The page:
Summary: In the first century idols were a prevalent and ordinary part of society, and they were a spiritual distraction for Christians. Today we need to be just as much on our guard against the idols of this age.
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“Keep Yourself From Idols”
Read 1 John 5:13-21
“Keep yourselves from idols.”
What a random thing to say as the very last sentence of the letter.
Paul never ends his letters that way – he usually says something like “Greet these people in your church … grace and peace”.
Hebrews ends the same way and so does Peter and Jude. Even 2 and 3 John have an ending like that.
When compared with other Scripture letters it feels like John has tacked on a random comment. “Keep yourselves from idols.”
Well … it feels random to us.
But it is not random to the original readers. In fact, this sentence is very important in the teaching of the overall letter.
To see why let’s paint a bit of an historical picture.
You could be living in Rome, or one of the bigger important towns like Corinth, or Thessalonica, or Ephesus. Or you could be living in a provincial town in the area of Bithynia. You could even be in Judea in one of the Roman towns there. The historical picture applies to all of these places as we think about your typical Roman citizen and your typical Roman town in the in the first century in all corners of the Roman Empire..
When you wake up in the morning you would go into the main room of the house and built into that room would be an altar – your home had it’s own place of worship. At this altar you would pray to multiple numbers of “gods” which were represented by carved figurines. If you were rich enough you would have multiple numbers of figurines which would be set in their own special shelf in the wall. Some of these were commissioned from artists who charged a small fortune. When you had visitors over you would invite them to use your alter and they would make sacrifices there, sacrifices of food.
These were the idols in your home.
When you stepped out of your home and went to the town centre … again even in the smallest towns … in the town centre would be another altar with a figurine. This would be a figurine of Caesar … the Emperor. For over a century now a string of Roman Emperors had called themselves the “son of god” or “living deity”. The altar in the centre of town was there so you could worship and give honour to Caesar.
These were the idols in your government structures and city.
When you went to the gymnasium for training and exercise – they had an altar. If you attended a play at the theatre – there was an altar. The people from whom you brought your vegetables and meat – there was an altar. If you were part of a guild … which is kind of like a union … the metal workers guild, the fish-sellers guild, agriculture guild … these guilds were dedicated to different gods and – you guess it – they had their guild altars. All these places had the opportunity for you to offer a sacrifice, or worship and pray, or give a gift to these “god” figurines.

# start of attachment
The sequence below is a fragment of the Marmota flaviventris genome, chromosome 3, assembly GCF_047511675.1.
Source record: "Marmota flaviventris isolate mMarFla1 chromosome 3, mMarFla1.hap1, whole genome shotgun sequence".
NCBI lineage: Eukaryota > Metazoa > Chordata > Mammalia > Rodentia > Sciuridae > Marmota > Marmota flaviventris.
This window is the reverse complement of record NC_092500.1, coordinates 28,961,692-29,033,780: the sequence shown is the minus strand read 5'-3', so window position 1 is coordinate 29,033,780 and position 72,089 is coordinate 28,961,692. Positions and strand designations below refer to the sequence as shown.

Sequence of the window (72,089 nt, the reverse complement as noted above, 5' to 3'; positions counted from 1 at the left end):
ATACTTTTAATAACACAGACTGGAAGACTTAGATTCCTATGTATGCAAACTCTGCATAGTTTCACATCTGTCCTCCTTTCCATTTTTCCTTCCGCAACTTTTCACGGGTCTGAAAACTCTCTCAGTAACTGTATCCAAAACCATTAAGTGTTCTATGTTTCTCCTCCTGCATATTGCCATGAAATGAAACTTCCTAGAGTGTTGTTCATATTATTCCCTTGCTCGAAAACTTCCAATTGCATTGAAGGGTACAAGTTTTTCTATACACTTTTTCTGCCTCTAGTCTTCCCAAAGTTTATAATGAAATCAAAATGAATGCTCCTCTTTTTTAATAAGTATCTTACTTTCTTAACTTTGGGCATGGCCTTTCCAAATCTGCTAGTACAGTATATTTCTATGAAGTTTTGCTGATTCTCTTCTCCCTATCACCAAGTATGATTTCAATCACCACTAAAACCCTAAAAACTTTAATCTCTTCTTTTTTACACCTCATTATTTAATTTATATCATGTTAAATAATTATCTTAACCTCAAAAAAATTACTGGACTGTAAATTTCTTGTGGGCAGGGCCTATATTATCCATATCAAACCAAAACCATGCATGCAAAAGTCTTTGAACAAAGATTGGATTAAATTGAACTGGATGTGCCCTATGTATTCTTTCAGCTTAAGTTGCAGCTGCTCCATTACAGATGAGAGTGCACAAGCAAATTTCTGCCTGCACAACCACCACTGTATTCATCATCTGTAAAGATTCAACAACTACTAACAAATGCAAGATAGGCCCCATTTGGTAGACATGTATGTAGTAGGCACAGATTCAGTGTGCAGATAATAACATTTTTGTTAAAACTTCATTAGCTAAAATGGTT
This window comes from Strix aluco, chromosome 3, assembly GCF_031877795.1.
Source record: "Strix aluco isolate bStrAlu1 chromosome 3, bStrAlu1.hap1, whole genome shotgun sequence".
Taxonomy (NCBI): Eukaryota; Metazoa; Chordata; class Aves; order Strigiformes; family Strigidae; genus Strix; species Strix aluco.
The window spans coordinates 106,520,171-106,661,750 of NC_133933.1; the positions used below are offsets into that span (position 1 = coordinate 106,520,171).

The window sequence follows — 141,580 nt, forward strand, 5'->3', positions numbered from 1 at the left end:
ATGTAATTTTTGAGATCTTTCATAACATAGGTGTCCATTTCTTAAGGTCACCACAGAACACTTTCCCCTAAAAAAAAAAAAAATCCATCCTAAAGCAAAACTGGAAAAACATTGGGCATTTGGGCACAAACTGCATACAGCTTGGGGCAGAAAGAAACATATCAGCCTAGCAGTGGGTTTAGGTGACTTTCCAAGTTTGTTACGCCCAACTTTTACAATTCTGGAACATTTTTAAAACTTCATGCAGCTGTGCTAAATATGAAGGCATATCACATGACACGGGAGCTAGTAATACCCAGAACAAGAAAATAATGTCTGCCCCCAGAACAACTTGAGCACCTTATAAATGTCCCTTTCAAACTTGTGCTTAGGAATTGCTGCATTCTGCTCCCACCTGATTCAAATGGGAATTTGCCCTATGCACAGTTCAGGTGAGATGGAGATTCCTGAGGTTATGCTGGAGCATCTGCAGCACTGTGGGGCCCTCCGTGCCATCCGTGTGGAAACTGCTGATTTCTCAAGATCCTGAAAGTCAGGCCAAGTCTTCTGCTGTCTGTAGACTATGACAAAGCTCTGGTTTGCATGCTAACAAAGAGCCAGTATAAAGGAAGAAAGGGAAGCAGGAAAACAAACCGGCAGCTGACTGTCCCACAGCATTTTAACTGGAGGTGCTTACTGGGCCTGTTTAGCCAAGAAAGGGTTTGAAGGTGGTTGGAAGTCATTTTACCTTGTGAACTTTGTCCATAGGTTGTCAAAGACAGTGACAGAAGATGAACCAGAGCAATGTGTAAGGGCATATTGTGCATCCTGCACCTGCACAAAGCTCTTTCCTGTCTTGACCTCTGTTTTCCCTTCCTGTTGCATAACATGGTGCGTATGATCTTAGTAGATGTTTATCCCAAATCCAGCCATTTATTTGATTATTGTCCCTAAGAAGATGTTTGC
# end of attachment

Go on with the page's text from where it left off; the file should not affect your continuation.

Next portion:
These were the idols of daily life.
What this historical picture shows us is that idols were present in every aspect of life. And it was not a small command to call people to guard against idolatry. Standing against idols had significant social ramifications. We can see this for ourselves by reading Acts19 about a situation that took place in Ephesus.
24 A silversmith named Demetrius, who made silver shrines of Artemis, brought in a lot of business for the craftsmen there. 25 He called them together, along with the workers in related trades, and said: “You know, my friends, that we receive a good income from this business. 26 And you see and hear how this fellow Paul has convinced and led astray large numbers of people here in Ephesus and in practically the whole province of Asia. He says that gods made by human hands are no gods at all. 27 There is danger not only that our trade will lose its good name, but also that the temple of the great goddess Artemis will be discredited; and the goddess herself, who is worshiped throughout the province of Asia and the world, will be robbed of her divine majesty.”
This speech causes a massive riot in Ephesus. What we see is that idols were a key component of life in pagan devotion. You don’t mess with the idol and idolatry system
Now put yourself in the shoes of the Christians of the time. Everywhere you went … pretty well every aspect of life … in one or another you had to deal with an idol. Sometimes Christians were not successful at guarding themselves against idols.